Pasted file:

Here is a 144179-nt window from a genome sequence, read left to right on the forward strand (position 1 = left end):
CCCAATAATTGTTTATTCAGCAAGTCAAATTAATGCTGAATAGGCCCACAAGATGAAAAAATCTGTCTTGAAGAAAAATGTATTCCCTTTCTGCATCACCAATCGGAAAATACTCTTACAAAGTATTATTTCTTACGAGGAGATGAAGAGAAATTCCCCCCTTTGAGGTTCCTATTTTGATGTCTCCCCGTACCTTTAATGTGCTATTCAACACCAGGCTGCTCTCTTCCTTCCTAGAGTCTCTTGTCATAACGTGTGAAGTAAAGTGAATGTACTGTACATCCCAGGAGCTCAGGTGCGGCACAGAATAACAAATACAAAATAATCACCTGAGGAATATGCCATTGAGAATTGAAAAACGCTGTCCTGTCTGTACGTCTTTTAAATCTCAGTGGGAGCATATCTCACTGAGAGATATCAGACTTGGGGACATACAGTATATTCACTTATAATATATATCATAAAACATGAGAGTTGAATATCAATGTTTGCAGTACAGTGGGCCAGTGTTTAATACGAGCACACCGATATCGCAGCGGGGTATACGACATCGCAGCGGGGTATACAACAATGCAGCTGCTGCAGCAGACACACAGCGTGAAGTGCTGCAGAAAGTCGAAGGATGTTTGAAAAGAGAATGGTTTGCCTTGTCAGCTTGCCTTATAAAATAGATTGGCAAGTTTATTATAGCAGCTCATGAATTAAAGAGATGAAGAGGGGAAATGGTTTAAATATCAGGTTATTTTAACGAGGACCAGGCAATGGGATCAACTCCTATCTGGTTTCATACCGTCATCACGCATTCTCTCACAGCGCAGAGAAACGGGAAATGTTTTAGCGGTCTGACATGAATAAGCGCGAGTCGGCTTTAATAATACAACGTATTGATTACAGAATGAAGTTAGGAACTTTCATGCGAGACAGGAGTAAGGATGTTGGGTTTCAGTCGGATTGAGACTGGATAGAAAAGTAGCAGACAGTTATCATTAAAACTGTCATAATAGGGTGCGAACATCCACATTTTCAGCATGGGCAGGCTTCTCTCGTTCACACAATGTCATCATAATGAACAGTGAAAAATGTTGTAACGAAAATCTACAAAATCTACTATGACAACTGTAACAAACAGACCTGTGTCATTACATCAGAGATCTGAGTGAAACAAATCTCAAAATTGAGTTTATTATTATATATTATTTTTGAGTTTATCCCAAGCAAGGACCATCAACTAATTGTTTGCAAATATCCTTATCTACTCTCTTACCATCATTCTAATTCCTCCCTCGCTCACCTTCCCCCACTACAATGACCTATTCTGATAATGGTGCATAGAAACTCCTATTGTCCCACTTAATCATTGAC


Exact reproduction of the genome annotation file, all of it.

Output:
Here is a 144179-nt window from a genome sequence, read left to right on the forward strand (position 1 = left end):
CCCAATAATTGTTTATTCAGCAAGTCAAATTAATGCTGAATAGGCCCACAAGATGAAAAAATCTGTCTTGAAGAAAAATGTATTCCCTTTCTGCATCACCAATCGGAAAATACTCTTACAAAGTATTATTTCTTACGAGGAGATGAAGAGAAATTCCCCCCTTTGAGGTTCCTATTTTGATGTCTCCCCGTACCTTTAATGTGCTATTCAACACCAGGCTGCTCTCTTCCTTCCTAGAGTCTCTTGTCATAACGTGTGAAGTAAAGTGAATGTACTGTACATCCCAGGAGCTCAGGTGCGGCACAGAATAACAAATACAAAATAATCACCTGAGGAATATGCCATTGAGAATTGAAAAACGCTGTCCTGTCTGTACGTCTTTTAAATCTCAGTGGGAGCATATCTCACTGAGAGATATCAGACTTGGGGACATACAGTATATTCACTTATAATATATATCATAAAACATGAGAGTTGAATATCAATGTTTGCAGTACAGTGGGCCAGTGTTTAATACGAGCACACCGATATCGCAGCGGGGTATACGACATCGCAGCGGGGTATACAACAATGCAGCTGCTGCAGCAGACACACAGCGTGAAGTGCTGCAGAAAGTCGAAGGATGTTTGAAAAGAGAATGGTTTGCCTTGTCAGCTTGCCTTATAAAATAGATTGGCAAGTTTATTATAGCAGCTCATGAATTAAAGAGATGAAGAGGGGAAATGGTTTAAATATCAGGTTATTTTAACGAGGACCAGGCAATGGGATCAACTCCTATCTGGTTTCATACCGTCATCACGCATTCTCTCACAGCGCAGAGAAACGGGAAATGTTTTAGCGGTCTGACATGAATAAGCGCGAGTCGGCTTTAATAATACAACGTATTGATTACAGAATGAAGTTAGGAACTTTCATGCGAGACAGGAGTAAGGATGTTGGGTTTCAGTCGGATTGAGACTGGATAGAAAAGTAGCAGACAGTTATCATTAAAACTGTCATAATAGGGTGCGAACATCCACATTTTCAGCATGGGCAGGCTTCTCTCGTTCACACAATGTCATCATAATGAACAGTGAAAAATGTTGTAACGAAAATCTACAAAATCTACTATGACAACTGTAACAAACAGACCTGTGTCATTACATCAGAGATCTGAGTGAAACAAATCTCAAAATTGAGTTTATTATTATATATTATTTTTGAGTTTATCCCAAGCAAGGACCATCAACTAATTGTTTGCAAATATCCTTATCTACTCTCTTACCATCATTCTAATTCCTCCCTCGCTCACCTTCCCCCACTACAATGACCTATTCTGATAATGGTGCATAGAAACTCCTATTGTCCCACTTAATCATTGAC